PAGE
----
Researchers at the Bernard O’Brien Institute of Microsurgery in Melbourne, Australia are pioneering a radical new surgical procedure that would allow women to re-grow breasts after undergoing a mastectomy, a cancer treatment that removes part or all of a cancerous breast. After a decade of experiments in the laboratory as well as numerous tests on animal models, the researchers are ready to begin clinical trials to test the procedure in humans in the next few months. If all goes as planned, this treatment might become available within 3 years, providing an alternative to breast implants and reconstructive surgery for breast cancer patients. Further, if proven effective, this technology may have a wide range of applications in the clinic. Check out the video below for a CBS Healthwatch report on this exciting development!
A diagnosis of breast cancer is one that most women fear. And rightfully so. According to the National Cancer Institute, breast cancer in the United States “is the second leading cause of cancer-related death in women” (lung cancer is the leading cause by a wide margin). As is generally true for other types of cancer, early detection is crucial for survival. Starting treatment before the cancer has a chance to spread from its primary site results in a 5-year survival rate of 98%! And while being diagnosed with breast cancer is in itself devastating, the idea of losing one or both breasts is not exactly comforting either, though it’s not hard to imagine that most (if not all) women would rather lose their breasts than their lives. Some women with an extensive family history of breast cancer have even opted for a pre-emptive mastectomy, before ever being diagnosed. And options after a mastectomy include silicone breast implants or painful reconstructive surgery. However, the breakthrough being reported by the Australian scientists may change all of that.
The new procedure, known as Neopec, is based on the use of a woman’s own stem cells to re-grow the breast. Doctors would first implant a biodegradable scaffold that is in the shape of a breast. Next, they would introduce fat stem cells into the area and nearby blood vessels would be redirected towards the implanted stem cells in order to supply necessary nutrients. Within 6 – 8 months, the cells are expected to grow and fill the area enclosed by the scaffold, which is then broken down by the body. The initial animal experiments used a non-biodegradable scaffold, requiring a second surgical procedure to remove it. Now, the procedure only requires the first surgery to implant the various components, making it less invasive and risky. Extensive testing in pigs has demonstrated the efficacy of this approach in allowing breast growth, though it remains to be seen if the clinical trials underway in humans will yield similar results.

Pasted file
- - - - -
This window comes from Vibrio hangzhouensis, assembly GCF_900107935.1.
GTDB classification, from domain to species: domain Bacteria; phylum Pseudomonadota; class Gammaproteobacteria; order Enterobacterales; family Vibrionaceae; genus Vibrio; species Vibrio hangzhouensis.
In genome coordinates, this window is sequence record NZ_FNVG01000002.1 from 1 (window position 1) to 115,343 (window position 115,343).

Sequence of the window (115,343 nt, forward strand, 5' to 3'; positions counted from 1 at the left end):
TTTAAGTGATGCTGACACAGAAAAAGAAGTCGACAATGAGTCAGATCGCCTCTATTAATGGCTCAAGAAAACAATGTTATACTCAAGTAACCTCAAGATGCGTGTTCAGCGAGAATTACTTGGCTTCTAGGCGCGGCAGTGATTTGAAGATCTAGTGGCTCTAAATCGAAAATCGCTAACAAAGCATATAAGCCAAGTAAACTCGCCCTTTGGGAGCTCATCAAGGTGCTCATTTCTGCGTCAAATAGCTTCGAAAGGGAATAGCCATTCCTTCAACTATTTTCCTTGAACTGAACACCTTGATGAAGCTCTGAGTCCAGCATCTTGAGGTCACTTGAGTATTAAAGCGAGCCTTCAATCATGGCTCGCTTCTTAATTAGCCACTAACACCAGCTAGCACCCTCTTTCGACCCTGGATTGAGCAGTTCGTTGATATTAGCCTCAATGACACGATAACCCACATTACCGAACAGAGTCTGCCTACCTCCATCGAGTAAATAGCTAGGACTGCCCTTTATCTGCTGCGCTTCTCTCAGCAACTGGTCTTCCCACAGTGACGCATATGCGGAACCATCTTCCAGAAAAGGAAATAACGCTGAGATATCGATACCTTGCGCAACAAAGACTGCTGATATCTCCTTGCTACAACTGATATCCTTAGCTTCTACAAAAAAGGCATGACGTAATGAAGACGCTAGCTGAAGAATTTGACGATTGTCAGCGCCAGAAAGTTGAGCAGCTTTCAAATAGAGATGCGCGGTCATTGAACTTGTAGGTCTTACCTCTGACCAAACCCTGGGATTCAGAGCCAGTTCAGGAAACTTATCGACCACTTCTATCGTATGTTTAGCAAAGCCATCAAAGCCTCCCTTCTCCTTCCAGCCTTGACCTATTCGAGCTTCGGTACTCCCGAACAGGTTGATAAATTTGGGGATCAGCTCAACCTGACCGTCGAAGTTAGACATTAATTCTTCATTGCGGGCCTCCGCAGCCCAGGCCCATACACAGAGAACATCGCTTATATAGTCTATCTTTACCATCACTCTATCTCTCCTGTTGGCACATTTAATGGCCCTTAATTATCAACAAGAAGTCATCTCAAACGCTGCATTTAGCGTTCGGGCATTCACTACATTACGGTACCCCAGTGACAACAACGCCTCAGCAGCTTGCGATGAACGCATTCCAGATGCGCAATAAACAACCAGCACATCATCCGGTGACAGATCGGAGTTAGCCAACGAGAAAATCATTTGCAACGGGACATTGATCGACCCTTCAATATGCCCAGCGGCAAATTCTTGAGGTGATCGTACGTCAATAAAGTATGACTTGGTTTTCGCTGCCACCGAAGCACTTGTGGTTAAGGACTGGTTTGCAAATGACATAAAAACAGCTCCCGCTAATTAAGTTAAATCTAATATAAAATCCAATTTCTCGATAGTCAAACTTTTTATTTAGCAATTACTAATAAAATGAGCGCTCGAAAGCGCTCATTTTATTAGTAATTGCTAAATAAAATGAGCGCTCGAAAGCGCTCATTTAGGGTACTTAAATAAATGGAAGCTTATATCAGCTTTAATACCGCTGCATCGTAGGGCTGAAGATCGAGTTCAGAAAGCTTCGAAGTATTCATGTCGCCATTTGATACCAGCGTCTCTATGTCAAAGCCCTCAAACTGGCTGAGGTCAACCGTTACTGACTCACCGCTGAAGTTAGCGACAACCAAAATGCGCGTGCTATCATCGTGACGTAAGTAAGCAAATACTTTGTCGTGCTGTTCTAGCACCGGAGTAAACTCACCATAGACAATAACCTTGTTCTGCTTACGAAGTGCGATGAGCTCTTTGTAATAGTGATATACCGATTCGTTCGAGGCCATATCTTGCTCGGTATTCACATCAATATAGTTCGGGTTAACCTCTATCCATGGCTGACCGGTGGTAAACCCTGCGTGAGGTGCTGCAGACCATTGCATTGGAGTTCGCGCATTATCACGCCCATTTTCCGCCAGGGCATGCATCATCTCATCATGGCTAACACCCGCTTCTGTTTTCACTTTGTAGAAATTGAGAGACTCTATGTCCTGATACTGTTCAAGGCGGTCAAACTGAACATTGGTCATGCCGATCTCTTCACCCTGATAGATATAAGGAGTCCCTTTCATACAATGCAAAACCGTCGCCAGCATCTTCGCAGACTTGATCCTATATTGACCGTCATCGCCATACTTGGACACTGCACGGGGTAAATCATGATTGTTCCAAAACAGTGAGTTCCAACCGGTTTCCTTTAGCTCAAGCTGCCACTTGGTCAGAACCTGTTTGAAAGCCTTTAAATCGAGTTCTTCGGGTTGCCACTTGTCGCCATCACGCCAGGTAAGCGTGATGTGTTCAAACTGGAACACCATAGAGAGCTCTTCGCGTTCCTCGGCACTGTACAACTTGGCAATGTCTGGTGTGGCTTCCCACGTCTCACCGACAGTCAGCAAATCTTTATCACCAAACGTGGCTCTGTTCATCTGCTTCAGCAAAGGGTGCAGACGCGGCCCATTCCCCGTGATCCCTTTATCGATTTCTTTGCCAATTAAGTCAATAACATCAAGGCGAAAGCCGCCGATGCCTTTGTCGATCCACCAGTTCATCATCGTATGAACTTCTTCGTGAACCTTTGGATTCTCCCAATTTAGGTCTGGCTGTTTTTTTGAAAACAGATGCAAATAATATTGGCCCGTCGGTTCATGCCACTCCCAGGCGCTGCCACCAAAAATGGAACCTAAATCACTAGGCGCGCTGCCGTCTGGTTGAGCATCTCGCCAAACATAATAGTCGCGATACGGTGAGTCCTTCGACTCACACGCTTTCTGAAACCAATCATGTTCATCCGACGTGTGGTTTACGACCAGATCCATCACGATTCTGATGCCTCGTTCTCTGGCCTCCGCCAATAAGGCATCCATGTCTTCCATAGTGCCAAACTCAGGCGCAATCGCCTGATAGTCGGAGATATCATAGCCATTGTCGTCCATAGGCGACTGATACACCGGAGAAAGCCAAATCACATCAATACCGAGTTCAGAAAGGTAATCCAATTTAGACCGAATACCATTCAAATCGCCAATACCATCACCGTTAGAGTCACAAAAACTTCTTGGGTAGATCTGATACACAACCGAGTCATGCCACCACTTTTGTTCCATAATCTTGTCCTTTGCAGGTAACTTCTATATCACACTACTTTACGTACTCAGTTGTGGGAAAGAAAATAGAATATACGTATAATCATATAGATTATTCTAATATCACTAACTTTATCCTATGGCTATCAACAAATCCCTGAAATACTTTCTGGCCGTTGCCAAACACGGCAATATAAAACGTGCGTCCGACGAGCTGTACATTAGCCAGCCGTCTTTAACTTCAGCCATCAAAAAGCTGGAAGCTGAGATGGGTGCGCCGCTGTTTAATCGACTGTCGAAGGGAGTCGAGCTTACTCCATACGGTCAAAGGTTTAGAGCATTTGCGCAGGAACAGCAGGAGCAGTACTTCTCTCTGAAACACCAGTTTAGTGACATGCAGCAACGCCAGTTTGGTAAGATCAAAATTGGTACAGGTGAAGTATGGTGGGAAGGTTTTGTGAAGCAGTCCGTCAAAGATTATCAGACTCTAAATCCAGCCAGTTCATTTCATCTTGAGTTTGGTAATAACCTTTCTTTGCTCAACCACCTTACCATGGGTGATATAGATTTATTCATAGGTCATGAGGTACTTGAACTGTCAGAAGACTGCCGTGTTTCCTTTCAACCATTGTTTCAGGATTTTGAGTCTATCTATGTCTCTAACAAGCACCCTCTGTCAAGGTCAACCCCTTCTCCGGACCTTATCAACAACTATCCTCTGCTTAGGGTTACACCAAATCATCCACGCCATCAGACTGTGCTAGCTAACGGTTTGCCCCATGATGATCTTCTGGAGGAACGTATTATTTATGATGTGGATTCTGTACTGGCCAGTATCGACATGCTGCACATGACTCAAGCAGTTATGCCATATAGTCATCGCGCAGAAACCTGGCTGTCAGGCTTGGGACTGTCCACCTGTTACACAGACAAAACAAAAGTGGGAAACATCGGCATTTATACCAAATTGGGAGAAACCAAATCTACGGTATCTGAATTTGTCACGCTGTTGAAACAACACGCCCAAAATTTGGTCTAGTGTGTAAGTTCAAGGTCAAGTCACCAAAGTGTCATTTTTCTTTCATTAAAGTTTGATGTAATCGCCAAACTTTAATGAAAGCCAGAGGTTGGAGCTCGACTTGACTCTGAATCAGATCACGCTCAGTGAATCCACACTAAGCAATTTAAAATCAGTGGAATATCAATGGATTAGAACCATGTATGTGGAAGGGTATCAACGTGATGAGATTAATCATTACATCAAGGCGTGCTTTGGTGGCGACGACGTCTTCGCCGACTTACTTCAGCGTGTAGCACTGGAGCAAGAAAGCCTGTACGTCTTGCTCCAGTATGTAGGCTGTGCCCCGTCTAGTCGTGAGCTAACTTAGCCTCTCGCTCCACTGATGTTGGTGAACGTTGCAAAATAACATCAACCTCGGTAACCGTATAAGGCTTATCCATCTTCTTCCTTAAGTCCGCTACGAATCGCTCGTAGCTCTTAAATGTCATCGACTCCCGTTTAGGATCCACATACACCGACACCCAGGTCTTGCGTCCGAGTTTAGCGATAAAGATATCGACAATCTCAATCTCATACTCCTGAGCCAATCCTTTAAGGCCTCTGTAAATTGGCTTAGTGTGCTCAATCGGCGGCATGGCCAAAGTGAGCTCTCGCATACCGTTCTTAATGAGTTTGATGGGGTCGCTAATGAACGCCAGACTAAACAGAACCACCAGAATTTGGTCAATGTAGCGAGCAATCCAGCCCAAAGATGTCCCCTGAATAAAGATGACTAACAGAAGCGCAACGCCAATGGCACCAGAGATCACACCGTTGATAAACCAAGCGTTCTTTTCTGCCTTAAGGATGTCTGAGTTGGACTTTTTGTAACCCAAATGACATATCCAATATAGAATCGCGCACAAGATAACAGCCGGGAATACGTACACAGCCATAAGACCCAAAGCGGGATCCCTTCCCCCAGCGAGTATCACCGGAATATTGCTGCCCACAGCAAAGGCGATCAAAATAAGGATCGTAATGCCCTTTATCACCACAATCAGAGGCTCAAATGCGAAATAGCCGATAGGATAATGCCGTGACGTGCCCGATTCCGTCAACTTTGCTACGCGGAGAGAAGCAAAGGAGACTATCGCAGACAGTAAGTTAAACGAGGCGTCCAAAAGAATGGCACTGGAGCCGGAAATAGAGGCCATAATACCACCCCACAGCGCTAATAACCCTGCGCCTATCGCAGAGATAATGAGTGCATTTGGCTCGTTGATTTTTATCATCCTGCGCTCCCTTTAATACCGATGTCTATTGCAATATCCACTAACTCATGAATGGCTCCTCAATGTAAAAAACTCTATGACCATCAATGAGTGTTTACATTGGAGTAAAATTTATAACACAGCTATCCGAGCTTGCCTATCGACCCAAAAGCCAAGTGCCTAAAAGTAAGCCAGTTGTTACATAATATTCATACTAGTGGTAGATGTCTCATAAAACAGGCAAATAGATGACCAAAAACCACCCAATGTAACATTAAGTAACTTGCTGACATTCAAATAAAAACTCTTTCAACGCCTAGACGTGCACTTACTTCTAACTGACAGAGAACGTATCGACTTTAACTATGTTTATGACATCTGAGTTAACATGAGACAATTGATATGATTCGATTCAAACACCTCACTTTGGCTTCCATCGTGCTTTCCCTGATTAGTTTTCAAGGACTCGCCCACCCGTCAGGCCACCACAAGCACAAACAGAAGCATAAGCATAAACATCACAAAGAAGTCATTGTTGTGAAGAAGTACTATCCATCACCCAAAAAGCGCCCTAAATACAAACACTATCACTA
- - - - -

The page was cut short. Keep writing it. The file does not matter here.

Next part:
Needless to say, this development is great news for the approximately 56% of cancer patients in the US who have the procedure done. However, our understanding of the mechanism of breast cancer development is becoming more refined and early detection continues to become more sensitive. Therefore, it’s not unreasonable to anticipate the development of more targeted therapeutics that may decrease the need for mastectomies altogether. So where else could this technology be applied? Initially, Neopec could be useful in cosmetic surgery. Women who desire to have larger breasts may be able to use this technique rather than having silicone implants, which already carry various risks to the patient. However, the real strength of this technology may be in applying it to regenerate other tissues and organs damaged by injury or disease. Here at Singularity Hub, we have already reported many promising attempts by scientists to engineer organs in the laboratory as well as using biodegradable implants to stimulate tissue regeneration. This latest innovation provides further evidence that we are only beginning to unlock the vast potential of stem cells as therapeutic agents. It’s exciting to imagine where this technology will be within the next few decades!